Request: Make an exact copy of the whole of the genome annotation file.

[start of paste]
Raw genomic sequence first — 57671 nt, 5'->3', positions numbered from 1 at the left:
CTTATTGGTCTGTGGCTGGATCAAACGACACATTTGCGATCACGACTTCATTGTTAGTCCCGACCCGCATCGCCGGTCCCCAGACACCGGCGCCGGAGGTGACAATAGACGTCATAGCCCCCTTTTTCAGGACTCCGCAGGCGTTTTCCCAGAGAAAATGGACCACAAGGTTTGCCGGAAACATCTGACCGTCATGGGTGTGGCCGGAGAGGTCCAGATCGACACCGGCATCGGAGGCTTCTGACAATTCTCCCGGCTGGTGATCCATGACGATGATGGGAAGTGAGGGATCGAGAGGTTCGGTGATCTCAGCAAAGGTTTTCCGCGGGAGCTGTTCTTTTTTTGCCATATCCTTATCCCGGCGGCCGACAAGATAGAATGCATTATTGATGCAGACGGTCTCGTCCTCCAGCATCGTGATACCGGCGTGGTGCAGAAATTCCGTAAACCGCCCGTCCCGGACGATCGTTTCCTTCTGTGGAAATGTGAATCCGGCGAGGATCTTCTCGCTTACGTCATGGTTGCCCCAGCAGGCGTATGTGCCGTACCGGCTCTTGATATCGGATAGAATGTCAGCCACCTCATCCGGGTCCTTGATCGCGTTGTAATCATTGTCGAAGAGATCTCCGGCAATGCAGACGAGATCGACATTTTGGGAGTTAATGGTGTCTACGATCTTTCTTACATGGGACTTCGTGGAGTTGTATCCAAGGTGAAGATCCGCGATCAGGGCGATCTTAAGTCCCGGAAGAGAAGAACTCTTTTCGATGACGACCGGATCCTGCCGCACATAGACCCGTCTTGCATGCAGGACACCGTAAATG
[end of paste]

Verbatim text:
Raw genomic sequence first — 57671 nt, 5'->3', positions numbered from 1 at the left:
CTTATTGGTCTGTGGCTGGATCAAACGACACATTTGCGATCACGACTTCATTGTTAGTCCCGACCCGCATCGCCGGTCCCCAGACACCGGCGCCGGAGGTGACAATAGACGTCATAGCCCCCTTTTTCAGGACTCCGCAGGCGTTTTCCCAGAGAAAATGGACCACAAGGTTTGCCGGAAACATCTGACCGTCATGGGTGTGGCCGGAGAGGTCCAGATCGACACCGGCATCGGAGGCTTCTGACAATTCTCCCGGCTGGTGATCCATGACGATGATGGGAAGTGAGGGATCGAGAGGTTCGGTGATCTCAGCAAAGGTTTTCCGCGGGAGCTGTTCTTTTTTTGCCATATCCTTATCCCGGCGGCCGACAAGATAGAATGCATTATTGATGCAGACGGTCTCGTCCTCCAGCATCGTGATACCGGCGTGGTGCAGAAATTCCGTAAACCGCCCGTCCCGGACGATCGTTTCCTTCTGTGGAAATGTGAATCCGGCGAGGATCTTCTCGCTTACGTCATGGTTGCCCCAGCAGGCGTATGTGCCGTACCGGCTCTTGATATCGGATAGAATGTCAGCCACCTCATCCGGGTCCTTGATCGCGTTGTAATCATTGTCGAAGAGATCTCCGGCAATGCAGACGAGATCGACATTTTGGGAGTTAATGGTGTCTACGATCTTTCTTACATGGGACTTCGTGGAGTTGTATCCAAGGTGAAGATCCGCGATCAGGGCGATCTTAAGTCCCGGAAGAGAAGAACTCTTTTCGATGACGACCGGATCCTGCCGCACATAGACCCGTCTTGCATGCAGGACACCGTAAATG